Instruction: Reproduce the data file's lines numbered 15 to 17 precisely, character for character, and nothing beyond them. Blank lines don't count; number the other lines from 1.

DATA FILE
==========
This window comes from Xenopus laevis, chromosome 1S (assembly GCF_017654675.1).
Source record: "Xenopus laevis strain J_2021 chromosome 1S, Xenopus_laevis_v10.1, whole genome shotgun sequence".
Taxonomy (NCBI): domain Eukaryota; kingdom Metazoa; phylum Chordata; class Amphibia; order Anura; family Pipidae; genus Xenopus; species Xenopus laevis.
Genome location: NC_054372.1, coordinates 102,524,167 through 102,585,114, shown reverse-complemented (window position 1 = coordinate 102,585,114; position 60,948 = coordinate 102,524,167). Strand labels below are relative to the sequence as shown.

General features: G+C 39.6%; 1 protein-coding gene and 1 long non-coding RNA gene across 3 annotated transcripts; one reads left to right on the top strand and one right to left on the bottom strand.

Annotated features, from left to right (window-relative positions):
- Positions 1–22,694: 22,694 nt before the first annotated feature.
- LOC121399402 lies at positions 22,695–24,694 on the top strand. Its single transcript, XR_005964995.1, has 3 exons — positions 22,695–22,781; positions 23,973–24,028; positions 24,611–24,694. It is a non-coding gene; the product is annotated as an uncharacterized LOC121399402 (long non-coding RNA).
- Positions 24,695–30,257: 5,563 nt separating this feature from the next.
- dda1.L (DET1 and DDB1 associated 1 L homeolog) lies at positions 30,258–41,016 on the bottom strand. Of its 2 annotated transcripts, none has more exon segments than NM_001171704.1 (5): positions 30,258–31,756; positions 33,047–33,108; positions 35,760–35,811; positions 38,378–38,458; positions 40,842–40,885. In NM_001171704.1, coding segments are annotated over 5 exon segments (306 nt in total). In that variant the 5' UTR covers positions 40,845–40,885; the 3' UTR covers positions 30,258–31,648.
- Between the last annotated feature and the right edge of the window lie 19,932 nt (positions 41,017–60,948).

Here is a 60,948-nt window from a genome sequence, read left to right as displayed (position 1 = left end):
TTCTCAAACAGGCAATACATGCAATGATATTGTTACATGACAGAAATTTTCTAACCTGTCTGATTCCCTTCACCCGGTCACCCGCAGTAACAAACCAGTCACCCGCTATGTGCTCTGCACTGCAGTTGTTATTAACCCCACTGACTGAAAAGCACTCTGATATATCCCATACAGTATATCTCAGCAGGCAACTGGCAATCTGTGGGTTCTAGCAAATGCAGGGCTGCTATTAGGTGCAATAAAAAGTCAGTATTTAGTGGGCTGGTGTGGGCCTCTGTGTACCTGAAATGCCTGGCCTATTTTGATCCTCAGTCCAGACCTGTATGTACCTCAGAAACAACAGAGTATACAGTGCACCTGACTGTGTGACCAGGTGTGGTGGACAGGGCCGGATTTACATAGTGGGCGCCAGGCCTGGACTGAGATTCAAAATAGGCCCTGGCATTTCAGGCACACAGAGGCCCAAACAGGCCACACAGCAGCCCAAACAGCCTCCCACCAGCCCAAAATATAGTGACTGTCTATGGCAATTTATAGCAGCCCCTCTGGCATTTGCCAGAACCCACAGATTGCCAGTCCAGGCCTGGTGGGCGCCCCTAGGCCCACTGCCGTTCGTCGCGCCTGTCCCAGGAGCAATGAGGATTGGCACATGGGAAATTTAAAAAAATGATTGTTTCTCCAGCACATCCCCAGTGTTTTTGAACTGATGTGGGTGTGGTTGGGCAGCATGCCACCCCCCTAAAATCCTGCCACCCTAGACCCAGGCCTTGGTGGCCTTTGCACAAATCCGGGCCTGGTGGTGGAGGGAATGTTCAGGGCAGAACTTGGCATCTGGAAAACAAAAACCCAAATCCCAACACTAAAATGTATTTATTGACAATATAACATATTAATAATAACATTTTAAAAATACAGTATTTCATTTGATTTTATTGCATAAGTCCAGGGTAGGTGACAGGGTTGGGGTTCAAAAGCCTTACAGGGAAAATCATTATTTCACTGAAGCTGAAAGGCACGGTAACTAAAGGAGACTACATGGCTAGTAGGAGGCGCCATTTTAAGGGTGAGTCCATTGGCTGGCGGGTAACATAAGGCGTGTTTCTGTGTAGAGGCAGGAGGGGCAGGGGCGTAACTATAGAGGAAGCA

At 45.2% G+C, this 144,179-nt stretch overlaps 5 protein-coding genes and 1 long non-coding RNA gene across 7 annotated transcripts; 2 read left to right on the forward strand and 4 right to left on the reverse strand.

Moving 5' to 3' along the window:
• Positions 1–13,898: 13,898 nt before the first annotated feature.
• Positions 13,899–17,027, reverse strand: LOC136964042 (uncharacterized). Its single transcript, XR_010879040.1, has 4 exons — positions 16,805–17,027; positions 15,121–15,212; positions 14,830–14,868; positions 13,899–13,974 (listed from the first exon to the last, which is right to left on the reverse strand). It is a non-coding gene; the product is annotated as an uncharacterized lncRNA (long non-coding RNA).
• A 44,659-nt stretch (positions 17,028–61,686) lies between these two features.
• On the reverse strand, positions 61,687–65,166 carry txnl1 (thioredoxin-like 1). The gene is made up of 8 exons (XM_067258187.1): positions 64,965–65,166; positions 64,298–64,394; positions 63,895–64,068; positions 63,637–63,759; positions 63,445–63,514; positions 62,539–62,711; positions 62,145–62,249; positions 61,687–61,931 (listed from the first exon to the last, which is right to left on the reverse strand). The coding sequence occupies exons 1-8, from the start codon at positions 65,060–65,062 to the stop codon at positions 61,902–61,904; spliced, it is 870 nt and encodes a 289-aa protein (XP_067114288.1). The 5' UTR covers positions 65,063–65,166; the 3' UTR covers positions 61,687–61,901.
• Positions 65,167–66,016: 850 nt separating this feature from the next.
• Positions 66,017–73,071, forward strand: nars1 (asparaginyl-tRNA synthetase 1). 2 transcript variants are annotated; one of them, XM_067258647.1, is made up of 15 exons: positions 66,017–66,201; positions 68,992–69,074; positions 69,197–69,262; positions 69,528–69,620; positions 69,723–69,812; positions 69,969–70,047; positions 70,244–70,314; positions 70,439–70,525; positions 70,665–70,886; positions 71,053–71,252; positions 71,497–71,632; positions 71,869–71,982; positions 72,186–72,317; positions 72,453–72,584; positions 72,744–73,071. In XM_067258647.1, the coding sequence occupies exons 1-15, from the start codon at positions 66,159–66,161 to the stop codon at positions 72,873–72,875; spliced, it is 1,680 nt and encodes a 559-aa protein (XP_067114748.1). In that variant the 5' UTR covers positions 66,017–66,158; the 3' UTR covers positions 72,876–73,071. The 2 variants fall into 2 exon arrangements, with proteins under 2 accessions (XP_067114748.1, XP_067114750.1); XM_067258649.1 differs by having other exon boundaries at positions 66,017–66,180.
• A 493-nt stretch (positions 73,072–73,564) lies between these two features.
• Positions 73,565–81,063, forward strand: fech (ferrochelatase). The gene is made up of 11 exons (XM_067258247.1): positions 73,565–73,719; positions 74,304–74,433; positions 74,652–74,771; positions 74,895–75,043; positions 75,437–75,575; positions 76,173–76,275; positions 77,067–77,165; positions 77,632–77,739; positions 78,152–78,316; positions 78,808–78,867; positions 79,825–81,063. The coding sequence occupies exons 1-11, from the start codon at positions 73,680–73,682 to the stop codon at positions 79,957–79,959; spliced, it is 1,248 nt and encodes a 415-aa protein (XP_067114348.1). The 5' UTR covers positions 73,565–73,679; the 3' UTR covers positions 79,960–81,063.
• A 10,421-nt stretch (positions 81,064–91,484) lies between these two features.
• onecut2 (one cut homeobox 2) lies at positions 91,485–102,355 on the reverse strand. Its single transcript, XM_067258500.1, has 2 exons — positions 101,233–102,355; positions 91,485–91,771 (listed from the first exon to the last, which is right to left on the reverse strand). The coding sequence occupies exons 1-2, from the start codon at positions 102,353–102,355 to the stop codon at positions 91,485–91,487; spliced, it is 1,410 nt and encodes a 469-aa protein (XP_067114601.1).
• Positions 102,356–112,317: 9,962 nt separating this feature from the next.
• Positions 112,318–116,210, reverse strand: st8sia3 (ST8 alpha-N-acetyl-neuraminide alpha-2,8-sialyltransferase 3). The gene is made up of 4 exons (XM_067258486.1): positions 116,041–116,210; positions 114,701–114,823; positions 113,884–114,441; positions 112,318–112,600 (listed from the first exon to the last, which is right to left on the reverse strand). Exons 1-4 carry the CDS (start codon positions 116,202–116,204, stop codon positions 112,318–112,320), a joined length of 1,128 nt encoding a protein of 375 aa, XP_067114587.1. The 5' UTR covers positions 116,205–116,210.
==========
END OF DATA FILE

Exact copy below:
Moving 5' to 3' along the window:
• Positions 1–13,898: 13,898 nt before the first annotated feature.
• Positions 13,899–17,027, reverse strand: LOC136964042 (uncharacterized). Its single transcript, XR_010879040.1, has 4 exons — positions 16,805–17,027; positions 15,121–15,212; positions 14,830–14,868; positions 13,899–13,974 (listed from the first exon to the last, which is right to left on the reverse strand). It is a non-coding gene; the product is annotated as an uncharacterized lncRNA (long non-coding RNA).